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Indexed/Abstracted in: Current Contents/Clinical Medicine, EMBASE, PubMed/MEDLINE, Science Citation Index Expanded (SciSearch), Scopus
Impact Factor 1,236
Online ISSN 1827-1669
Bracco C. 2, Melchio R. 1, Sturlese U. 1, Pomero F. 2, Martini G. 1, Poggi A. 1, Cena P. 2, Severini S. 2, Castagna E. 2, Brignone C. 2, Serraino C. 2, Dutto L. 1, Veglio F. 3, Fenoglio L. 2
1 Department of Emergency Medicine, Santa Croce e Carle Hospital, Cuneo, Italy;
2 Department of Internal Medicine, Santa Croce e Carle Hospital, Cuneo, Italy;
3 Department of Internal Medicine and Experimental Oncology, University of Turin, Turin, Italy
AIM: The aim of this study was to investigate the accuracy of a critical pathway in the early stratification and management of patients with chest pain and suspected acute coronary syndrome (ACS) in the Emergency Department (ED).
METHODS: An observational study was performed enrolling all patients with non-traumatic chest pain and suspected ACS who presented during a one-year period in the ED, where a critical pathway with five-level risk stratification, based on risk factors, characteristics of pain and ECG, was implemented. Patients were prospectively evaluated for rates of death, unstable angina, myocardial infarction or revascularization procedure occurring during admission or in the 30 days following discharge RESULTS: Overall, 1 813 patients were enrolled: 475 patients (26.1%, 95% CI: 24.0-28.1 ) were admitted and 1 338 (73.8%, 95% CI: 71.7-75.8) were discharged. Main outcomes occurred in 233 (49.9%, 95% CI: 47.5-52.2) of patients admitted and in 6 (0.4%, 95% CI: 0.06-0.7) of those discharged. The risk stratification system showed a good accuracy with an AUC-ROC curve of 0.90 (95% CI: 0.88-0.93). A total of 1541 (85%) patients were managed according to critical pathway. Adverse events were significantly fewer in patients discharged according to pathway criteria than in those who were not (0.27% vs. 1.37%, difference: 1.1% CI 95%: 0.06-2.1), without significant increase of inappropriate admissions.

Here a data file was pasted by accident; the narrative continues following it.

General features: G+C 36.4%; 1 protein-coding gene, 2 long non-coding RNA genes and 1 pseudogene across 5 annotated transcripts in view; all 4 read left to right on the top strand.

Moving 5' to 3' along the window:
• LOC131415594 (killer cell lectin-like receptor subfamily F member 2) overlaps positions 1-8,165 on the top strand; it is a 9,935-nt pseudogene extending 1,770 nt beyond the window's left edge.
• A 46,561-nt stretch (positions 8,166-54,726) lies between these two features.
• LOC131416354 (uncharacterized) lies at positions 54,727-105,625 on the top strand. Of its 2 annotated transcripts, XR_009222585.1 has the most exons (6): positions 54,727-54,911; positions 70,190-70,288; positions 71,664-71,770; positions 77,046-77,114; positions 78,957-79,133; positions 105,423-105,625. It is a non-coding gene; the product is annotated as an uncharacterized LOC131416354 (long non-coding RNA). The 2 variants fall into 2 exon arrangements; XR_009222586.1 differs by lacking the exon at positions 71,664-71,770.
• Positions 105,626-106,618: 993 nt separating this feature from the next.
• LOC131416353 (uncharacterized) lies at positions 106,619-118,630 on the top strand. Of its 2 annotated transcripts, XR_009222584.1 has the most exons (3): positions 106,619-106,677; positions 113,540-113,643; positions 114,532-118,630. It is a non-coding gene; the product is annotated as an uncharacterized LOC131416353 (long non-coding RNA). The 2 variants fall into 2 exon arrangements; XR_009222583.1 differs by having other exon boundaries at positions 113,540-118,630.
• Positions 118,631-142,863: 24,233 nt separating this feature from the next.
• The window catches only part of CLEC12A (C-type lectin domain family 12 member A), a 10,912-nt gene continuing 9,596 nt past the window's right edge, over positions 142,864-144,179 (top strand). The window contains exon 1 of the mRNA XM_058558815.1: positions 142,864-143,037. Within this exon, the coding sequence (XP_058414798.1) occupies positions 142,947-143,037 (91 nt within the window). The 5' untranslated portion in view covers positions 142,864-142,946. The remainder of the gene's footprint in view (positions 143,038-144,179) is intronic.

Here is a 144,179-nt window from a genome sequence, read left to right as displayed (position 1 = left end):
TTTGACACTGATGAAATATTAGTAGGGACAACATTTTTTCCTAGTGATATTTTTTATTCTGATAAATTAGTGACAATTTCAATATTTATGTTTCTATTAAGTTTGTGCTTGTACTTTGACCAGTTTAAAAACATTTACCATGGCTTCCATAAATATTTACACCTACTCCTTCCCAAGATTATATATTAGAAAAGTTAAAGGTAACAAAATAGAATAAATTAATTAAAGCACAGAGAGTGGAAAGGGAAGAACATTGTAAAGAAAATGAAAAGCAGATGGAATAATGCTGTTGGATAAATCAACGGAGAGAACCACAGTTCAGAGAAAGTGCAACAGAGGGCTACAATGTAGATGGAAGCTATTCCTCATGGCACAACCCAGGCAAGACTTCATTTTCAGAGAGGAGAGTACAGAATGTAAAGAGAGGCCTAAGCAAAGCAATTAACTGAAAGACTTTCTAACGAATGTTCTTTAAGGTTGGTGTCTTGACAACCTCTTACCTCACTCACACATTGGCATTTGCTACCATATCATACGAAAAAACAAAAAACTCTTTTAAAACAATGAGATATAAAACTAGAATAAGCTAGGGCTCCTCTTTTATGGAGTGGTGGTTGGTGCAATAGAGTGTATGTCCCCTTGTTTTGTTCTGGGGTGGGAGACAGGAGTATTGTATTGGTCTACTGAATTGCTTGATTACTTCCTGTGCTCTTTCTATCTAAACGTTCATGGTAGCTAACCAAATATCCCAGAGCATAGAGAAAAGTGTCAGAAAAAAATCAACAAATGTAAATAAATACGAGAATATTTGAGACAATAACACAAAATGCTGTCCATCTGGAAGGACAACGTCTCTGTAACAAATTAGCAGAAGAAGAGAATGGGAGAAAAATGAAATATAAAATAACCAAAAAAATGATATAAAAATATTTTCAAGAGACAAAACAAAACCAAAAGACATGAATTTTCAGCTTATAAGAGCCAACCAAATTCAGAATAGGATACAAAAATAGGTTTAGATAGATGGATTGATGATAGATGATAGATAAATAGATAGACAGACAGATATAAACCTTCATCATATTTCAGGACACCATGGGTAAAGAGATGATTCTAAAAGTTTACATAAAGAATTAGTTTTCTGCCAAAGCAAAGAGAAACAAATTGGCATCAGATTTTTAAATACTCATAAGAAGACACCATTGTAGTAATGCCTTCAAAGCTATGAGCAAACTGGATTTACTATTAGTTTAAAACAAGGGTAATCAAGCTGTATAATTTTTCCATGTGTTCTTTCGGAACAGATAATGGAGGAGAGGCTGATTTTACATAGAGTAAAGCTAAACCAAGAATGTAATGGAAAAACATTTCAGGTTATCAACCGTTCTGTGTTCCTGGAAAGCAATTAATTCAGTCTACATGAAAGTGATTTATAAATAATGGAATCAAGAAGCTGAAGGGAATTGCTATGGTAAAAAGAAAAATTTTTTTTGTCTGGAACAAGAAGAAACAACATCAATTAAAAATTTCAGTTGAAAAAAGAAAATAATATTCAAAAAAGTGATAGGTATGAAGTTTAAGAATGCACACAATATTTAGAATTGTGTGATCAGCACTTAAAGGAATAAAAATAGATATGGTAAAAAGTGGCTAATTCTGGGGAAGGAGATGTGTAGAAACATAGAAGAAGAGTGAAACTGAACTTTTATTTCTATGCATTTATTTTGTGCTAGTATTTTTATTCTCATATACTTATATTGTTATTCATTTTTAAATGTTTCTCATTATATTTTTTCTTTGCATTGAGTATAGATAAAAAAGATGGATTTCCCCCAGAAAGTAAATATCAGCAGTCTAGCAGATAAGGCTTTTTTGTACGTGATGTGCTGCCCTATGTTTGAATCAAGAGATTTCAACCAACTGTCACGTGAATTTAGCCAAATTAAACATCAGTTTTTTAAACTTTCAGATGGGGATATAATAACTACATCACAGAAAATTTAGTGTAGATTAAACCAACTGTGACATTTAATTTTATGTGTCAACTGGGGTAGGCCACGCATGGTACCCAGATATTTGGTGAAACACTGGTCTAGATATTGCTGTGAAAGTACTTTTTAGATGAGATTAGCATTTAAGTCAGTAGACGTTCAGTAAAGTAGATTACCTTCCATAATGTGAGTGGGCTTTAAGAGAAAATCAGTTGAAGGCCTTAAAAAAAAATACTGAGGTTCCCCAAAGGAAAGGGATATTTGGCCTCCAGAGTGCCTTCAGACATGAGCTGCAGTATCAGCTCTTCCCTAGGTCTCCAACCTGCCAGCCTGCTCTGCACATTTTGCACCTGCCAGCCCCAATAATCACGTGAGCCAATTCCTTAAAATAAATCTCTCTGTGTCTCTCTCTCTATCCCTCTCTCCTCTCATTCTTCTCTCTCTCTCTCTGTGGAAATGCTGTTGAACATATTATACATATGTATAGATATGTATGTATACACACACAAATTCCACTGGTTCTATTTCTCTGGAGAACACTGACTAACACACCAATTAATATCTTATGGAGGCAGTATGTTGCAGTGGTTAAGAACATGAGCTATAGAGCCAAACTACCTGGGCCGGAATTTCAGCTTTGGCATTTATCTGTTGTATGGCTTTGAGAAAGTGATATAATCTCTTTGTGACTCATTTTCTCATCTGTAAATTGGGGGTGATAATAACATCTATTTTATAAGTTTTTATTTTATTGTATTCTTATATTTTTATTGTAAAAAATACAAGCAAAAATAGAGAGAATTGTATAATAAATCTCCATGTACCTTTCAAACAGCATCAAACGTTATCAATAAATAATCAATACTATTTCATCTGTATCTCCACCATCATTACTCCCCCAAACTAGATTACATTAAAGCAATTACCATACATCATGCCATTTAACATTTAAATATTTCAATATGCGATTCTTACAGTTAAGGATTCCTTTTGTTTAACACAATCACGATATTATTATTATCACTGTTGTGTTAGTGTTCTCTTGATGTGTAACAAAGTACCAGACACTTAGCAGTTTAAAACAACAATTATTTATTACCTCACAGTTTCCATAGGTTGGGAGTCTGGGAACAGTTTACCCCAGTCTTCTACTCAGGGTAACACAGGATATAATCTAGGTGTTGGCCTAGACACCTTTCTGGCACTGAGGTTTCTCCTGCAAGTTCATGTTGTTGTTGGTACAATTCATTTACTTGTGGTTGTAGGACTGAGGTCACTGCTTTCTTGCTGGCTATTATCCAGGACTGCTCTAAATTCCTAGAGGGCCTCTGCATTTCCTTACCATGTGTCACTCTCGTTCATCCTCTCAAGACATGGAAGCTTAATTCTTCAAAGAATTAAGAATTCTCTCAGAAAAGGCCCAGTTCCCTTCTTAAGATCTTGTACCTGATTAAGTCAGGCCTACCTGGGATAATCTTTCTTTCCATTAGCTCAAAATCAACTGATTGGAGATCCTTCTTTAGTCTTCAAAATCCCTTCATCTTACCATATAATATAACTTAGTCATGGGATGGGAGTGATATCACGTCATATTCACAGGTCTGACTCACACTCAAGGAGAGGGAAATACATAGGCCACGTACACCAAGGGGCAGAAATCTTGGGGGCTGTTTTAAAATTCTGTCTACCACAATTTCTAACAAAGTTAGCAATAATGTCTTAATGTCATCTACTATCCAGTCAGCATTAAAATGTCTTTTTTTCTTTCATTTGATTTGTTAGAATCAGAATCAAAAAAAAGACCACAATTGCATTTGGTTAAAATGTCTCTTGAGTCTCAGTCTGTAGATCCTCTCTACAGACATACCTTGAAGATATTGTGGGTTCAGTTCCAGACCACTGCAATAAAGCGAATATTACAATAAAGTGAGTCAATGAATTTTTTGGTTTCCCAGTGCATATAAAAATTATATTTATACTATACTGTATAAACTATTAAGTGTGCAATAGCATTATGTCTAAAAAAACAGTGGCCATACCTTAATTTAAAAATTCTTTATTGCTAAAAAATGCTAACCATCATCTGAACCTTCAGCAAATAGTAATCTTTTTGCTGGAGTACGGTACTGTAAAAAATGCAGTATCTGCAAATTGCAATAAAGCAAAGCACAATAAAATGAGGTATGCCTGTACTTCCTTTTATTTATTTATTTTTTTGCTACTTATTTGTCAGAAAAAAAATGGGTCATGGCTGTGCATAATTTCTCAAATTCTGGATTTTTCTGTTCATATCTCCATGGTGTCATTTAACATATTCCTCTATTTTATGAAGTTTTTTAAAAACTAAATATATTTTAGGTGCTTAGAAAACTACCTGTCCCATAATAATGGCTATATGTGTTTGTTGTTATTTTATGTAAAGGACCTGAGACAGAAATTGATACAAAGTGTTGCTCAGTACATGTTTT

CONCLUSION: A critical pathway, based on clinical and ECG features, is a safe and accurate tool to stratify and manage the patients with non-traumatic chest pain and suspected ACS in the ED.